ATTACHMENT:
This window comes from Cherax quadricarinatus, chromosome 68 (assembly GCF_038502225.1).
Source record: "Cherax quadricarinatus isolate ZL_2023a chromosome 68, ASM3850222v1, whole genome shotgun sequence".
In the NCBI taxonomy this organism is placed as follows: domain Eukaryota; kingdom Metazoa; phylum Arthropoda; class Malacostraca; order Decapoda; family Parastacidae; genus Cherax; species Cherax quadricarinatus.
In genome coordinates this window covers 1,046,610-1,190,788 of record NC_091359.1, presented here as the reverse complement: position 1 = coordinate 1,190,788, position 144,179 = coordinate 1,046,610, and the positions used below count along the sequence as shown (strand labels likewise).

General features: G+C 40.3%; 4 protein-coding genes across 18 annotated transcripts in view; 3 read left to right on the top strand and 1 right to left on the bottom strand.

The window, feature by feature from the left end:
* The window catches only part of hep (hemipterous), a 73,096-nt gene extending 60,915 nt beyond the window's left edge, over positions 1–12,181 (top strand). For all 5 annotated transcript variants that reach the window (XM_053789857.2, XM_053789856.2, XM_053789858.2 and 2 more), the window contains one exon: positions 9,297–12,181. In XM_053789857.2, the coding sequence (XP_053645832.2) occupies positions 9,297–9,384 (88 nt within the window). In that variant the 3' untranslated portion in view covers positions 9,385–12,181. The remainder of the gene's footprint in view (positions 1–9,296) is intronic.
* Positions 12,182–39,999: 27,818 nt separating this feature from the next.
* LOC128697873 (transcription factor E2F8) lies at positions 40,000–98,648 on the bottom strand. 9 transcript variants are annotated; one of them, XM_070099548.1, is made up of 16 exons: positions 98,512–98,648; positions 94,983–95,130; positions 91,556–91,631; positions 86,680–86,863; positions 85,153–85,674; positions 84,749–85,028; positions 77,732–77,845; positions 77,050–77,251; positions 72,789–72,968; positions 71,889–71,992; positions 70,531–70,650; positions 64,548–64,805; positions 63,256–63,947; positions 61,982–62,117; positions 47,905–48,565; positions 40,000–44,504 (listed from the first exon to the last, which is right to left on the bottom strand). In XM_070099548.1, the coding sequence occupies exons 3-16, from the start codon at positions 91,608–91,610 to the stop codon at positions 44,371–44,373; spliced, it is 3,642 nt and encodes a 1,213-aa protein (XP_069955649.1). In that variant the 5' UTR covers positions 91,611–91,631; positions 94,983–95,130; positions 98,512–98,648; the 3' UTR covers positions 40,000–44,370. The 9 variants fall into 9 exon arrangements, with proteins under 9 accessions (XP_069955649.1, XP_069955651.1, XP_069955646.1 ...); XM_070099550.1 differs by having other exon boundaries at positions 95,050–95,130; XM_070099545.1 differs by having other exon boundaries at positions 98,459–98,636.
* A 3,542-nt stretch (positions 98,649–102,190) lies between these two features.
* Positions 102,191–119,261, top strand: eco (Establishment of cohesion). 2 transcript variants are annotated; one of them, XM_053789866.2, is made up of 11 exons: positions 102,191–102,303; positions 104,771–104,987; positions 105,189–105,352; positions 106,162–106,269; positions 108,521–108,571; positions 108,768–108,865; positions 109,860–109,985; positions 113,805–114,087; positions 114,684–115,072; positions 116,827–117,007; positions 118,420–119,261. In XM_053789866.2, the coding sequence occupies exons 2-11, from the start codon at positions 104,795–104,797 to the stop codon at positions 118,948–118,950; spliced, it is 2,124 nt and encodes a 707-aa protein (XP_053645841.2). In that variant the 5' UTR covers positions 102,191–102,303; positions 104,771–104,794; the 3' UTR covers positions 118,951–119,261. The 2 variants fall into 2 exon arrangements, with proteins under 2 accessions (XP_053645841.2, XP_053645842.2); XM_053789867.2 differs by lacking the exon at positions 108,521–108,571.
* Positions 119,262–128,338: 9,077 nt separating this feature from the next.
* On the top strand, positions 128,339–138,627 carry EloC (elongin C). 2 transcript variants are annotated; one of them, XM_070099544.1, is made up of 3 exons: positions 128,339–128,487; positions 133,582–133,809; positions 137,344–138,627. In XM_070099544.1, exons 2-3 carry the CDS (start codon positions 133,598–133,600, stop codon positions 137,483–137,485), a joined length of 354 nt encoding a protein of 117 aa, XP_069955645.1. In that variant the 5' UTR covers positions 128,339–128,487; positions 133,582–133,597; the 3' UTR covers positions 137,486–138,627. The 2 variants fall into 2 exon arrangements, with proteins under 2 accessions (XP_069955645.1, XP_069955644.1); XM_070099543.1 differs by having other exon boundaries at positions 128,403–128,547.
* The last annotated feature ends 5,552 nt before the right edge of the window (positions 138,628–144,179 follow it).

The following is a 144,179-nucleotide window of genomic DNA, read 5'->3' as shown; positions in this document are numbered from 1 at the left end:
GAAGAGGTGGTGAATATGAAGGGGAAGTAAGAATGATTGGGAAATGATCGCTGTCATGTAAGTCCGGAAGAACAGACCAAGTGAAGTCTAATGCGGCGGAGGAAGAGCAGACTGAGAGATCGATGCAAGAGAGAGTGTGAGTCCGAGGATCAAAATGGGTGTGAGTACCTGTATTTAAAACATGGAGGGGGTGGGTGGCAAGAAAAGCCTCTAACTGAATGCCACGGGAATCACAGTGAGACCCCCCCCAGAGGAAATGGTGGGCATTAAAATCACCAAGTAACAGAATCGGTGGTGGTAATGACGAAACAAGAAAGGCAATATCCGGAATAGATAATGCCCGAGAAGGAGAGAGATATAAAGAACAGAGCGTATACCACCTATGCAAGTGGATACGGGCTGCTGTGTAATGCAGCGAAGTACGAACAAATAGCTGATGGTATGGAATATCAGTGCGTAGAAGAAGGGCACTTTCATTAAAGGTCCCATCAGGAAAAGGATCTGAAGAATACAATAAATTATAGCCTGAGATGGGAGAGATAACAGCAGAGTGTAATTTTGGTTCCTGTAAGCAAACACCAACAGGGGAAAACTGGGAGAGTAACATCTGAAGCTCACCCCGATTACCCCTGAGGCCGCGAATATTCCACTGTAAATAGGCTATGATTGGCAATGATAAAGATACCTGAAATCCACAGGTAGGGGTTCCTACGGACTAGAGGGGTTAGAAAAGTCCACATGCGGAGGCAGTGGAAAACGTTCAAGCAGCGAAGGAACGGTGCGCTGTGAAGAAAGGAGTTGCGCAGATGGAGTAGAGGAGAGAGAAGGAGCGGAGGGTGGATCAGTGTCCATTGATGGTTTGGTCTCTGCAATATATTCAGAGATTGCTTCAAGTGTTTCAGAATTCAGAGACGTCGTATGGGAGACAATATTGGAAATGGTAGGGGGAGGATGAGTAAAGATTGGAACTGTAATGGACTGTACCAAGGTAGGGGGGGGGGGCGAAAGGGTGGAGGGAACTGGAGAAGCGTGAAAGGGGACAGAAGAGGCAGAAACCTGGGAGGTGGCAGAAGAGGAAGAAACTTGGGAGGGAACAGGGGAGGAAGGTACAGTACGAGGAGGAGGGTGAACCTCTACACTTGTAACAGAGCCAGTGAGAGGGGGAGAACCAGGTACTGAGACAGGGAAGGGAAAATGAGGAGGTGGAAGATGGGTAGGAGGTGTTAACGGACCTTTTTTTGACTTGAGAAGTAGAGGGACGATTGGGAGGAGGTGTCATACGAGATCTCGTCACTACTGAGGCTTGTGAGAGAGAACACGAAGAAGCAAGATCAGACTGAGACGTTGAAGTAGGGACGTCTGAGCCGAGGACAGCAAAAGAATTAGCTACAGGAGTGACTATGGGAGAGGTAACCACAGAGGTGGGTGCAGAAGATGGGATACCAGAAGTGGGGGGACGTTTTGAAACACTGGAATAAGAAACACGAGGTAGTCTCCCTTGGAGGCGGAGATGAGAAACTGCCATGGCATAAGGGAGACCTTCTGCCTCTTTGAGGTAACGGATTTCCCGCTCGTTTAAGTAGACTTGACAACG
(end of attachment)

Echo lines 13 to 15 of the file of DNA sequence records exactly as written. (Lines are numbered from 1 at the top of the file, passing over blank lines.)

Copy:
* On the top strand, positions 128,339–138,627 carry EloC (elongin C). 2 transcript variants are annotated; one of them, XM_070099544.1, is made up of 3 exons: positions 128,339–128,487; positions 133,582–133,809; positions 137,344–138,627. In XM_070099544.1, exons 2-3 carry the CDS (start codon positions 133,598–133,600, stop codon positions 137,483–137,485), a joined length of 354 nt encoding a protein of 117 aa, XP_069955645.1. In that variant the 5' UTR covers positions 128,339–128,487; positions 133,582–133,597; the 3' UTR covers positions 137,486–138,627. The 2 variants fall into 2 exon arrangements, with proteins under 2 accessions (XP_069955645.1, XP_069955644.1); XM_070099543.1 differs by having other exon boundaries at positions 128,403–128,547.
* The last annotated feature ends 5,552 nt before the right edge of the window (positions 138,628–144,179 follow it).

The following is a 144,179-nucleotide window of genomic DNA, read 5'->3' as shown; positions in this document are numbered from 1 at the left end: